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December 1983

Diagnosis and Control of Posttraumatic Pelvic Hemorrhage: Transcatheter Angiographic Embolization Techniques

Author Affiliations

From the Departments of Surgery (Dr Yellin) and Radiology (Drs Lundell and Finck), Los Angeles County—University of Southern California Medical Center, and the University of Southern California School of Medicine (Drs Yellin, Lundell, and Finck), Los Angeles.

Arch Surg. 1983;118(12):1378-1383. doi:10.1001/archsurg.1983.01390120008004

• Fourteen patients with posttraumatic pelvic hemorrhage underwent therapeutic transcatheter embolization of bleeding vessels. Six of them were victims of blunt trauma, six had penetrating trauma, and two had iatrogenic hemorrhage. Eleven patients had a celiotomy prior to angiographic embolization, and large retroperitoneal hematomas were evident in nine patients. Bleeding persisted postoperatively. It was initially controlled by embolization in all patients, but two rebled and were successfully reembolized. Two patients died because of traumatic injuries. There were no complications directly associated with the embolization procedures. Transcatheter embolization is a safe, effective method for controlling pelvic hemorrhage in patients with unstable or multiple pelvic fractures whose conditions fail to respond to more conventional forms of therapy.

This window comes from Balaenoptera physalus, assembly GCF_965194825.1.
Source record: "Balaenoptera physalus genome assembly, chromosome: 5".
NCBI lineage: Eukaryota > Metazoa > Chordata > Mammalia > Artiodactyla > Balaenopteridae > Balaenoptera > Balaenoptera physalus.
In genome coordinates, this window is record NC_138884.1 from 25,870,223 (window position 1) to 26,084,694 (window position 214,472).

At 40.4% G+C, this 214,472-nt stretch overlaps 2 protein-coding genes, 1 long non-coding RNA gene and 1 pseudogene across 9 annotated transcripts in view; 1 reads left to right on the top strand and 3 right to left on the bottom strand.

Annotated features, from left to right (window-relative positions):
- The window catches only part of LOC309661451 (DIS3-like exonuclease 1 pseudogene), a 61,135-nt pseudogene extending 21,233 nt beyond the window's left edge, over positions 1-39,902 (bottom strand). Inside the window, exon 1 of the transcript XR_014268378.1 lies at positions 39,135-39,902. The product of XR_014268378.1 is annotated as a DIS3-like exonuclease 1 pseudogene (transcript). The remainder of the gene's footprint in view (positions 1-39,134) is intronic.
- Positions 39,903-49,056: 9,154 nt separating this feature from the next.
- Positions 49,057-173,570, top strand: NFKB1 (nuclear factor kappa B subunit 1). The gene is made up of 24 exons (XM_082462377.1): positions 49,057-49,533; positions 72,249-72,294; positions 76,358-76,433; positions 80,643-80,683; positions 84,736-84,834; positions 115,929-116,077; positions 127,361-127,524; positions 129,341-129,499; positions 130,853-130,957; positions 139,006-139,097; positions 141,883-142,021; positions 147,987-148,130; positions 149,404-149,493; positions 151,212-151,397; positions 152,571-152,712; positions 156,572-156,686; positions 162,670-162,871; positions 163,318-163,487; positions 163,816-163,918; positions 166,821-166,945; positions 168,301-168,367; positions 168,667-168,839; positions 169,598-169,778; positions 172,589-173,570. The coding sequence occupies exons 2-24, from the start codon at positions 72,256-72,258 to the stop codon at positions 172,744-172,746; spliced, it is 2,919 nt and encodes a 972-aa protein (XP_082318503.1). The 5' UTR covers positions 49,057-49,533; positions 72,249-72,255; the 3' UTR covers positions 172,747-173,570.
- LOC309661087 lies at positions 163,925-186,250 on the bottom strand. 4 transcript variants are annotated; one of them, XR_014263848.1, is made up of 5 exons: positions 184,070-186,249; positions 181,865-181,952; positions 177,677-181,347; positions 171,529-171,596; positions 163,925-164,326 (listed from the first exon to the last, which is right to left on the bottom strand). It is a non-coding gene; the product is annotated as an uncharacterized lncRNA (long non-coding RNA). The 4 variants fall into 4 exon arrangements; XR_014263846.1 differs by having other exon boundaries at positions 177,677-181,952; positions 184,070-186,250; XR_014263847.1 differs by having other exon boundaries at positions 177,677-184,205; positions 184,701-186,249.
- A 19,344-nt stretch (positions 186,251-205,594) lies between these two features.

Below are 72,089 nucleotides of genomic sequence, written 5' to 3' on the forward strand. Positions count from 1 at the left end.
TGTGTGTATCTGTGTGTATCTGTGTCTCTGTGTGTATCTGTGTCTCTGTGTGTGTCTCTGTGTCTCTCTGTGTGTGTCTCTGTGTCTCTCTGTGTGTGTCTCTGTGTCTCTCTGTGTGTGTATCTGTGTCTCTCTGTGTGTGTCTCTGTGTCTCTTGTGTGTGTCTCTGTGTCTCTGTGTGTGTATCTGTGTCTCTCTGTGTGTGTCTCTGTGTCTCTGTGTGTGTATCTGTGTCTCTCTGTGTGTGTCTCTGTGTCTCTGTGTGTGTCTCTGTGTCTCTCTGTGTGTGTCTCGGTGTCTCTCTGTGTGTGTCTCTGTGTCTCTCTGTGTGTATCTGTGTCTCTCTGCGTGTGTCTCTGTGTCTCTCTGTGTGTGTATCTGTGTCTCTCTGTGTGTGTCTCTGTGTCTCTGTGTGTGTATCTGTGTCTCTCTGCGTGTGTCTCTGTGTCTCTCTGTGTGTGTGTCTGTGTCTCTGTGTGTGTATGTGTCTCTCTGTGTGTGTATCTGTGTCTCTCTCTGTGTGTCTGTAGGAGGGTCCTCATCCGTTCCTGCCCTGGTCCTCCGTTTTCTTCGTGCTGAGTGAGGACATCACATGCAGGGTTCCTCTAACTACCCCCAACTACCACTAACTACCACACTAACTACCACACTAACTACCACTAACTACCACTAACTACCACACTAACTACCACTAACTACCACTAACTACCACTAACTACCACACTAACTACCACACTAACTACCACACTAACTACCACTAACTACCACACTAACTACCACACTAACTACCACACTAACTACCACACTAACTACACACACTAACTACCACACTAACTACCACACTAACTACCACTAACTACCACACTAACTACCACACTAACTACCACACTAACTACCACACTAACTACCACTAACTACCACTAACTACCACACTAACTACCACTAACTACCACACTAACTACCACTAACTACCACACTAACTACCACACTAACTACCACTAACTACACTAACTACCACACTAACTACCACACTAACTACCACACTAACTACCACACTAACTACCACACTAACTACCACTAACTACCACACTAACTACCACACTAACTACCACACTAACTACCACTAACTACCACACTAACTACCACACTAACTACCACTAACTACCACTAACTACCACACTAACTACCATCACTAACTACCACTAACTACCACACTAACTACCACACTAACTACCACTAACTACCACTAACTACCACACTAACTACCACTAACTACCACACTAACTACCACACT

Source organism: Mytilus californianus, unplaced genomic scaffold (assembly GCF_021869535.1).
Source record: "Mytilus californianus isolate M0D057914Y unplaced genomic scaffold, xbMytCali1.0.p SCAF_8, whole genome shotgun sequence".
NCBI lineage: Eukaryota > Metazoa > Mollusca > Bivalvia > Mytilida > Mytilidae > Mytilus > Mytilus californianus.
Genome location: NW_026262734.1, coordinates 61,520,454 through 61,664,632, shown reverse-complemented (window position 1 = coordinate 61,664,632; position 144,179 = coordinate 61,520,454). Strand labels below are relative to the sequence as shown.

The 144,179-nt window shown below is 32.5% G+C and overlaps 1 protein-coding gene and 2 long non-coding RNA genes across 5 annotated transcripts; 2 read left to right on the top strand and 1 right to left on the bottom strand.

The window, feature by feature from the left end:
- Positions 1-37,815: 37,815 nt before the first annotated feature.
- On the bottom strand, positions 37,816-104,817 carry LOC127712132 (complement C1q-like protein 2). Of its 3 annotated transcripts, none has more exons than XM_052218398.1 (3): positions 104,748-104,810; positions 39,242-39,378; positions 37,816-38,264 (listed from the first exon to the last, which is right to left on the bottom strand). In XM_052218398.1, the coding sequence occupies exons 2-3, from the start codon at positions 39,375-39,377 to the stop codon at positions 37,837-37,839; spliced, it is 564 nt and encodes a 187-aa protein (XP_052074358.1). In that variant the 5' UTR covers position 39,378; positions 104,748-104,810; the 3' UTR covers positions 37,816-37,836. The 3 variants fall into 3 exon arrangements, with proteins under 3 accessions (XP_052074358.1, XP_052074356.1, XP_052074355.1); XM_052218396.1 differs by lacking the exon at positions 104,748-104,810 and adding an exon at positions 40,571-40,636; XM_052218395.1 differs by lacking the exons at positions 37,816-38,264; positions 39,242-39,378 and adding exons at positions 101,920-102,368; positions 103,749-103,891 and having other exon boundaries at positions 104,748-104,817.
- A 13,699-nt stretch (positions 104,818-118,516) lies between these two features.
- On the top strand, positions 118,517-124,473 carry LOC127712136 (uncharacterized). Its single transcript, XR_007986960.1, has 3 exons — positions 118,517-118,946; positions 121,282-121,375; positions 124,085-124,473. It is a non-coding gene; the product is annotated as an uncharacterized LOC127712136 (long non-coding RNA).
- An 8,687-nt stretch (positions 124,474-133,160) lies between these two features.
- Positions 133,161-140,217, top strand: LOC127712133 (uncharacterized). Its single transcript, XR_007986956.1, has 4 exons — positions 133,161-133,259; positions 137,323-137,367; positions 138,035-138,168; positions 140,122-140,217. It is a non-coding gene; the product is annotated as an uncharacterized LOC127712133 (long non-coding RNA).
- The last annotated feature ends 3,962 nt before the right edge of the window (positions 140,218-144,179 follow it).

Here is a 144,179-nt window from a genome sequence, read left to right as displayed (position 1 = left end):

(Arch Surg 1983;118:1378-1383)